Over the past couple of weeks, the removal of the elected members of the Halifax regional school board has been characterized by some as undemocratic. That argument has been supported by comparing the change to the introduction of the War Measures Act in Quebec in the 1970s and by characterizing the gentleman appointed to replace the former elected members as a policeman.
Now, most of us have high regard for police officers and most of us would, I believe, still endorse the efforts of the federal government to bring home-grown terrorism under control in Quebec. But that is not the point. These comparisons were meant to demonstrate that the change at the Halifax regional school board was a knee-jerk overreaction to the vagaries of the normal cut and thrust of a fully functioning democratic debate. That somehow this change has left the people of Halifax without a voice. Let’s consider those assertions for a few minutes.
Was the removal of the elected Halifax board by the elected government of Nova Scotia undemocratic? Of course not.
Education is a provincial responsibility. Karen Casey is a minister of the Crown, holding her authority as a member of a duly elected government that has the confidence of a House of Assembly which was selected by the people of Nova Scotia. She acted in accordance with the rules and under the authority of legislation approved by that same House.
Section 68 of the Education Act clearly states that where, “in the opinion of the Minister” a school board has “failed to comply with a request of the Minister to take corrective action,” the Minister “may appoint a person who shall carry out” the responsibilities and exercise the authority of the school board. Former education minister Jamie Muir gave clear and unequivocal direction to the elected members of the Halifax regional school board to get their shenanigans under control. They failed to do so, even knowing, as they must have, what the consequences of that failure would be.
Has this action left parents and the community without a voice? Of course not.
The phone is still answered at every school in the board if a parent has a concern. Queries directed at the board offices are responded to as they always have been. The school board itself still meets and parents and community members still have an opportunity to appear in a public forum and have their concerns raised and responded to. School advisory councils are still in session and, if operating appropriately, are having direct parental and community input into the most important aspect of this system – the education of our kids.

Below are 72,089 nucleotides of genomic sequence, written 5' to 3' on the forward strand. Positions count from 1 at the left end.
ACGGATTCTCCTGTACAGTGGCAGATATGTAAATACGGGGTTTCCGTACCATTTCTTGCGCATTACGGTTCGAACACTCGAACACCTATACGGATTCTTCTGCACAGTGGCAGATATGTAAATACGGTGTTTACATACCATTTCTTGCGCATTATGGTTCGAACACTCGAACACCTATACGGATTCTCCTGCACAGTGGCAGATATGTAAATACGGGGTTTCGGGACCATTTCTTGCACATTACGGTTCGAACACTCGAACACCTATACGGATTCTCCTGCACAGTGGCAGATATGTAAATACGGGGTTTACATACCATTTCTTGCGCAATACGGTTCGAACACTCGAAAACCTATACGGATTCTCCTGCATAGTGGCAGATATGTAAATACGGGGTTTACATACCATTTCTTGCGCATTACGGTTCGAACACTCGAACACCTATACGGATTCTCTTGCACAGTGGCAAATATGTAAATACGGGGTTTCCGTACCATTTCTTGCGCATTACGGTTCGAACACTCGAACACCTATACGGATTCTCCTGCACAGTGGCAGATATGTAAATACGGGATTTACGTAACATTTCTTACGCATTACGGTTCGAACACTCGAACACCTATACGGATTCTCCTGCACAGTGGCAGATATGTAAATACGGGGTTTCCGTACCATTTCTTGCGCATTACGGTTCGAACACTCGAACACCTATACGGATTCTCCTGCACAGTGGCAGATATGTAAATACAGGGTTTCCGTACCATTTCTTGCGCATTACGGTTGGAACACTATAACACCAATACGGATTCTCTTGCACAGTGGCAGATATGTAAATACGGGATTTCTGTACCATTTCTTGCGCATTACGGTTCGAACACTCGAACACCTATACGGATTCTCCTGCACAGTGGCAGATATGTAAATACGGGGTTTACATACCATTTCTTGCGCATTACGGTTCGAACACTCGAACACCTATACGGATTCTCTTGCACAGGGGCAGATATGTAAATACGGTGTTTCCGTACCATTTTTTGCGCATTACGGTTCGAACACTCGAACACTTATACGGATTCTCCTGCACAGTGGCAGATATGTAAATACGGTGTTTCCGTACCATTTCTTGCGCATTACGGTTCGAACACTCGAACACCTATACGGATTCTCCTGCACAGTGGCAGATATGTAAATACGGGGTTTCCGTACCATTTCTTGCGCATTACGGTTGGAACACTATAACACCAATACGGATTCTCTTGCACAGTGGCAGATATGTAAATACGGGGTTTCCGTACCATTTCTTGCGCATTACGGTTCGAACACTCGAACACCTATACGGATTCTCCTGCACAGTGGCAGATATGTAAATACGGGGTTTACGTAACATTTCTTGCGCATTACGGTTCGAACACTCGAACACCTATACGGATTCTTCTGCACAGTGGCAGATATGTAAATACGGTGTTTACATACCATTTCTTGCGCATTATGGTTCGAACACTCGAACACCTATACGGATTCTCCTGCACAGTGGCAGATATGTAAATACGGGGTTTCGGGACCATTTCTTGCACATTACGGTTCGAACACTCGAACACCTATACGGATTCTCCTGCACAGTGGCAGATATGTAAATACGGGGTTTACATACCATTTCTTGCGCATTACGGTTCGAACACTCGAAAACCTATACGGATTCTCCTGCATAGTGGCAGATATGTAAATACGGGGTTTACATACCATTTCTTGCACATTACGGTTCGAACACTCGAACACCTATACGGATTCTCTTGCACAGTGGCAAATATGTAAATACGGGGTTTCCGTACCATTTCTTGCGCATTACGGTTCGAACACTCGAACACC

Now comes the “majority” of the former board, launching a lawsuit to get their authority back – not their jobs, their authority. Remember, they have not been fired. The minister has simply, as the provincial legislation allowed for, appointed someone else to exercise their authority because they were not doing so. Arguing that this is a question of democratic principle, the group asserts that an unelected judge is the best avenue to achieve that principle.
This is not true. Under Section 48 of the Education Act, the minister may consent to a special election for a school board. Has anyone asked?
Even better, under Section 51 of the Education Act, where a board member resigns, that vacancy SHALL be filled by special election. A special election has to be called within four weeks of that same resignation and the election itself must happen within 11 weeks of the day on which the election is called. So, at the most, 15 weeks from the day a current member resigns, the government must allow the people in that district to elect a new member. That certainly sounds like a much swifter and more democratic solution than a long process through the courts.
I am willing to accept that the disgruntled board members truly believe they were doing a good job representing the people of their districts and meeting the educational needs of our kids. I am also equally willing to accept that, in the opinion of the minister, they were not doing so. My assertion is that if the question is really about democracy and not about $8,200 or the understandably hard feelings of being so publicly held to account, then there is only one valid option. The board members must resign and test their convictions not in front of an unelected judge, but in true democratic fashion at the ballot box.
Charles Cirtwill is acting president of the Atlantic Institute for Market Studies, a public policy think tank based in Halifax.